I think the main thing is, I need to learn how to counter the actual feelings of fear that I get, and I don’t think I could be successful separating the object of my phobia from the emotional response without experiencing the emotional response. And I know just thinking in general about vomiting wouldn’t be enough to cause that response.
YMMV, as always.
Edit: And for future reference, “Aversion practice is for training animals” is somewhat insulting, assuming you mean to separate (and elevate) humans from animals and are thus dismissing anyone who uses aversion as an animal. You could also argue that humans are animals and get a completely different meaning from that sentence, but I have the feeling you meant the former.
Mine may be a little more relevent due to lack of exposure. Though I haven’t kicked it I have/had a strong phobia of various large undersea animals (especially Sperm Whales, I reckon it has to do witha museum with a giant sculpture of one that looked like it was going to eat me back in Wisconsin). I’ve kicked it quite a bit by, not visualizing it (It always just ends with me in the bottom of a dark ocean with a scuba suit and getting eating), but rather to make the event comic in some way. Is the whale weaing a party hat? Does he stop to recite the Walrus and the Carpenter? At least now I can watch things with Sperm Whales pictured in them and read Moby Dick (well, i could before but I actually ENJOY IT now…).
Same with you, maybe you vomit confetti in your visualization. Just be creative (I have an overactive imagination so it may vary on your creativity juice level). But if you make it somewhat comical you can get over it.
Edit: The trick is to have it ominous and feel the fear and THEN spring the surprise otherwise you don’t get any exposure to the fear and you end up not preparing yourself for it.
I’m not sure what you mean here. I never said that supergoose had to smell vomit, I said that she had to visualize the sensation completely, smells and all. Also, why would you make a comment comparing phobia treatment to training animals? That was pretty rude.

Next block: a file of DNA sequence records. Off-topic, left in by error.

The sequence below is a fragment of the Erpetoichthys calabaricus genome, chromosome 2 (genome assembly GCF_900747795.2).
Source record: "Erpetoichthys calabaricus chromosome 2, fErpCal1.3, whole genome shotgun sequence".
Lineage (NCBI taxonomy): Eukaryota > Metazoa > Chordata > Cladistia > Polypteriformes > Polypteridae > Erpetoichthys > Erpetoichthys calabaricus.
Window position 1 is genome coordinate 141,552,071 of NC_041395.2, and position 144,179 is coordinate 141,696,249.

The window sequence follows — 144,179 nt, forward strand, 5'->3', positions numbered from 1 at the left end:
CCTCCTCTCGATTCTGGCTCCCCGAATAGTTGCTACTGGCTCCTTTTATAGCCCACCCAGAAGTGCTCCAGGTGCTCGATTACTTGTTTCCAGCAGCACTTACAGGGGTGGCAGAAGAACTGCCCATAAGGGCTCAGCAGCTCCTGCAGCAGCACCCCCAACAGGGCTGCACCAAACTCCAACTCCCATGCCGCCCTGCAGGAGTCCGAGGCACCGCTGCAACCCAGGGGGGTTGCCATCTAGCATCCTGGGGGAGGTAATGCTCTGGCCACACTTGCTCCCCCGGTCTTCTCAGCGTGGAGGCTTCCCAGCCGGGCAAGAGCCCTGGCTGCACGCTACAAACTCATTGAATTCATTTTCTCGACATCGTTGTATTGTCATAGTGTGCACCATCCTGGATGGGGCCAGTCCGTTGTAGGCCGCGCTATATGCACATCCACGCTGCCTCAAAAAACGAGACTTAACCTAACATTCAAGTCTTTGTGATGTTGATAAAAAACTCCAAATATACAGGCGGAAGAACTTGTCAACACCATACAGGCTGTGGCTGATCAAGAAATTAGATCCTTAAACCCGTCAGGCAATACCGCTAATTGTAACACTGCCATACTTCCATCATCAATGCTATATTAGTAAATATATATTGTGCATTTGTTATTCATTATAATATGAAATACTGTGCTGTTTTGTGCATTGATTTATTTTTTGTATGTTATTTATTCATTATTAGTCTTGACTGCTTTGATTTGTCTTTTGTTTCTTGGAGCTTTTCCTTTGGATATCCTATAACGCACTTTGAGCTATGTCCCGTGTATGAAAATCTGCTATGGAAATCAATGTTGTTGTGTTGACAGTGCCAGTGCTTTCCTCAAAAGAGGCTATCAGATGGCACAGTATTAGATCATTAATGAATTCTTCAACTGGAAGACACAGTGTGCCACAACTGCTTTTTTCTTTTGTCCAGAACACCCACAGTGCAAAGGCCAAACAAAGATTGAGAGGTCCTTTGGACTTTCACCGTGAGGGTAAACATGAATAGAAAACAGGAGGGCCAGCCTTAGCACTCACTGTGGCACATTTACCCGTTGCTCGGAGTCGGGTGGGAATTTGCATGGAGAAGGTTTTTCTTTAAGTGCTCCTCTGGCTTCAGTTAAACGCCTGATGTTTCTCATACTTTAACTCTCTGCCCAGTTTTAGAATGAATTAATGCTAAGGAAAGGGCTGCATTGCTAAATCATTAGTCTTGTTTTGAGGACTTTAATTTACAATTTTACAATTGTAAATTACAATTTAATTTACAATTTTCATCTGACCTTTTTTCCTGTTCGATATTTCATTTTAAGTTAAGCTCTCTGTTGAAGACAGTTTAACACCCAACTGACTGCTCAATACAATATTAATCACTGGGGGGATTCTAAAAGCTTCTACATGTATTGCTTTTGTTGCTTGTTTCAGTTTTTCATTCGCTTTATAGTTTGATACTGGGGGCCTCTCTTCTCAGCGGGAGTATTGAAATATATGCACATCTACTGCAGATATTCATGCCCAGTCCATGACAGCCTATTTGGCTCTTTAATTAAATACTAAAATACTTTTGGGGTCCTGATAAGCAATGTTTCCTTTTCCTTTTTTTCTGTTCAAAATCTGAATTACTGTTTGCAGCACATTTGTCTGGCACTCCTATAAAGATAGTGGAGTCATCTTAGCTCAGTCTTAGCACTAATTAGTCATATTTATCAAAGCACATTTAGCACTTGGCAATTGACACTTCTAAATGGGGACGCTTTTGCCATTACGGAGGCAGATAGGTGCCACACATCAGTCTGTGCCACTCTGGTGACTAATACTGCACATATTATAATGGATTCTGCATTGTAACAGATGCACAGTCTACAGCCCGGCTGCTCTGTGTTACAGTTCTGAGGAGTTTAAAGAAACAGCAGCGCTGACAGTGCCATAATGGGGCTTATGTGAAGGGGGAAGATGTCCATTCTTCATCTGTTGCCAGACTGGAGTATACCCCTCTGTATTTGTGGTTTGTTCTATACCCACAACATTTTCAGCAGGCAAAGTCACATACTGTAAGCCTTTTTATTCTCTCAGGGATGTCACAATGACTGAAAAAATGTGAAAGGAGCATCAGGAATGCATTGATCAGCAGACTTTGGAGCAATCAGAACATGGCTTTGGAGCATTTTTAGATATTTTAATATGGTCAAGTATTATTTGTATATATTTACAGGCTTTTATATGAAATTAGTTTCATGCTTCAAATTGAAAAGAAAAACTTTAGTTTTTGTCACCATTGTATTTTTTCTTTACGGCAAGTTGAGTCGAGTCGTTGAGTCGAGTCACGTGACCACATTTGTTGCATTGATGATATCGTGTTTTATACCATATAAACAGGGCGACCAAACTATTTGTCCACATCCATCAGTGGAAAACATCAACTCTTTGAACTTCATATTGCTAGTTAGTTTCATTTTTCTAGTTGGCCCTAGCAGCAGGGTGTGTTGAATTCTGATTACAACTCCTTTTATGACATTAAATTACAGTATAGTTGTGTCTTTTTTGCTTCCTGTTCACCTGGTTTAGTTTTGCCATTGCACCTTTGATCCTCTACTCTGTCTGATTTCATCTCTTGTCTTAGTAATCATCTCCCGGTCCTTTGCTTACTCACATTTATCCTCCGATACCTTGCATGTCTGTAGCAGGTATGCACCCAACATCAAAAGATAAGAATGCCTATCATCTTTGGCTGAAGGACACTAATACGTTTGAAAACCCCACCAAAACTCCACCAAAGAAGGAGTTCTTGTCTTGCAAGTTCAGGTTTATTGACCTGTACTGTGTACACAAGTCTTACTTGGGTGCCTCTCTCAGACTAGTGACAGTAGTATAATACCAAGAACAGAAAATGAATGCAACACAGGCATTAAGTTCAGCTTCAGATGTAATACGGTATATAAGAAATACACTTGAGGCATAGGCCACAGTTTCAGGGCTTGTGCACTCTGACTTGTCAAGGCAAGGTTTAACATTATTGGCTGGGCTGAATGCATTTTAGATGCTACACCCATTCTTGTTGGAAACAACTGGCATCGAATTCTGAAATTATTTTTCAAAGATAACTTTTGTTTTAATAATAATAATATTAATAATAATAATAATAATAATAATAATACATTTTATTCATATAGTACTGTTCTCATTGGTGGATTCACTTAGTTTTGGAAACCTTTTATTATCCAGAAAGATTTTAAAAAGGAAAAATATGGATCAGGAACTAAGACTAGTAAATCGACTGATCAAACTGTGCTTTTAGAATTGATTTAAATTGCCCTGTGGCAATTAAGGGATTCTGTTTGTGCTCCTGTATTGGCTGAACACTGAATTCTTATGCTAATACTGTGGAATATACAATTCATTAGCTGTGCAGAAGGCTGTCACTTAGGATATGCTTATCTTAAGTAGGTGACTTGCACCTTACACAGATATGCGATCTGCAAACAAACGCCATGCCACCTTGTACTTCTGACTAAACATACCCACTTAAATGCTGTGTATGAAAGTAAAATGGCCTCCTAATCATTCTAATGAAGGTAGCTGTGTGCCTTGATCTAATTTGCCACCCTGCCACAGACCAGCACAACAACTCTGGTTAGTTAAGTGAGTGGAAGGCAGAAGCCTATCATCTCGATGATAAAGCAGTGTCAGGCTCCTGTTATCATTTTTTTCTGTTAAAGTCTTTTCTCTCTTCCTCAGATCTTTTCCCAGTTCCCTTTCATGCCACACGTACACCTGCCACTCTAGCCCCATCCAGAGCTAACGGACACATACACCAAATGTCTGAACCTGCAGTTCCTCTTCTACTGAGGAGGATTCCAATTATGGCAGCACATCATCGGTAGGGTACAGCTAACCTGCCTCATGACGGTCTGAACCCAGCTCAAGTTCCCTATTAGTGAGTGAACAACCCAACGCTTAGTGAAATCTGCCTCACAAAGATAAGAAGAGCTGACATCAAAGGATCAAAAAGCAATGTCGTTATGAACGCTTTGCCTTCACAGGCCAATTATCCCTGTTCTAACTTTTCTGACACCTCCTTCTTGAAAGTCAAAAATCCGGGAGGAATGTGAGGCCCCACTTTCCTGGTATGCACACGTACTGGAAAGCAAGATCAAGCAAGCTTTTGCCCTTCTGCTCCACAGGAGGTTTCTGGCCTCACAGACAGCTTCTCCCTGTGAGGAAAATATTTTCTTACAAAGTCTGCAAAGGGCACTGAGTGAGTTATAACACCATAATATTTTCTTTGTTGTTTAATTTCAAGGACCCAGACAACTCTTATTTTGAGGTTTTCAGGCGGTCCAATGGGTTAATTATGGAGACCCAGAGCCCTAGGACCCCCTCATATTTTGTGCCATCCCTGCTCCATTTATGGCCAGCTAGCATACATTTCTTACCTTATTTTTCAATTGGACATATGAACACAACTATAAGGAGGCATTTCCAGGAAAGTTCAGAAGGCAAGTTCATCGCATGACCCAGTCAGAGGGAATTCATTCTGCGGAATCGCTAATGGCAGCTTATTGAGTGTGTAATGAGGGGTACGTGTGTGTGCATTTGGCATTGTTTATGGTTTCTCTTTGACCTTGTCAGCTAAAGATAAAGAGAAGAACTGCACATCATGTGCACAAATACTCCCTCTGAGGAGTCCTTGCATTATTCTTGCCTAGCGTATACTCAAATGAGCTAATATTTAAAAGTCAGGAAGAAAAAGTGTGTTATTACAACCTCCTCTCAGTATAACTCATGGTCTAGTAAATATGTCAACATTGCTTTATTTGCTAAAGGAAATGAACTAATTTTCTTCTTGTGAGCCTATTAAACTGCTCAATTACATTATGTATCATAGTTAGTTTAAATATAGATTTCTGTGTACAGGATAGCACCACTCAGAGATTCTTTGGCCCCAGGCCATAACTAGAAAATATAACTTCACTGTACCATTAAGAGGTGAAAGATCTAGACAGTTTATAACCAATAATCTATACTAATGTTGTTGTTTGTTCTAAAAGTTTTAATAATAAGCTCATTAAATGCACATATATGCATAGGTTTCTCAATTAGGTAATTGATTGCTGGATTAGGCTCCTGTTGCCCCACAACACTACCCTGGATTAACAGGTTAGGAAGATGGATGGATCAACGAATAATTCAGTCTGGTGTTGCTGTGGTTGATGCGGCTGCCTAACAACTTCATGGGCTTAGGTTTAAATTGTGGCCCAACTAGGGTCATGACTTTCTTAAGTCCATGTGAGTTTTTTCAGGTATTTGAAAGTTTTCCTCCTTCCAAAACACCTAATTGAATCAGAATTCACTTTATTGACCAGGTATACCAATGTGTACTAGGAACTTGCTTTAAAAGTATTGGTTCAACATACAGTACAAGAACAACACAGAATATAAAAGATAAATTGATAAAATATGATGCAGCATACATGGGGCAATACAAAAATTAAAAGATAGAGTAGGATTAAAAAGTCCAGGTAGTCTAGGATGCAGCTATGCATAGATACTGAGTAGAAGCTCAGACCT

I’ve been deathly afraid of spiders - primarily tarantulas - my whole life. To the point where if I accidentally thought of one at night I’d have a hard time getting to sleep. Forget even looking at a picture of one. If I turned a page in a magazine and saw a tarantula I would involuntarily freak out, throw the magazine across the room, and pick it up later and throw it away.
I’ve know consciously for years that this is ridiculous so I slowly started allowing myself to think about them, then started reading about them online (with images turned off in my browser), then looking at pictures of them out of the corners of my eyes, etc, and slowly increasing exposure.
I’m still not 100% comfortable with them but the breaking point where I knew I wasn’t “afraid” of them anymore was while watching an episode of Wild Boyz. They were somewhere that had a large native population of giant tarantulas and they were throwing them at each other as pranks. I felt really bad for the spiders and started seeing them as innocent, fragile, almost “cute” creatures.
The last step that I plan on taking eventually is holding one. I’m not sure if I’d be ok with it right away but the main thing that’s holding me back is just not having access to one.
I’ve treated each phobia differently -
I was terrified of the sea, all it’s beasties and tricks with riptides and undertows, until I learned to scuba dive. I went from feeling panicky to entranced, as all the good stuff is under the surface.
Same with heights, only more of an instant confrontation - it’s hard to maintain a panic response to a flight of stairs after you’ve parachuted from a Cesna!
Spiders and other crawlies have succumbed to repeated exposure. My heart-rate barely rises these days as I drop things on bugs or stomp them, before scraping up the goo in a tissue and flushing it.
Do you have a zoo around you? Most zoos I’ve been to have insect/arachnid/reptile days occasionaly where they give a short presentation every few hours and let people hold the animals (tarantulas and snakes are usually the two biggest ones IME).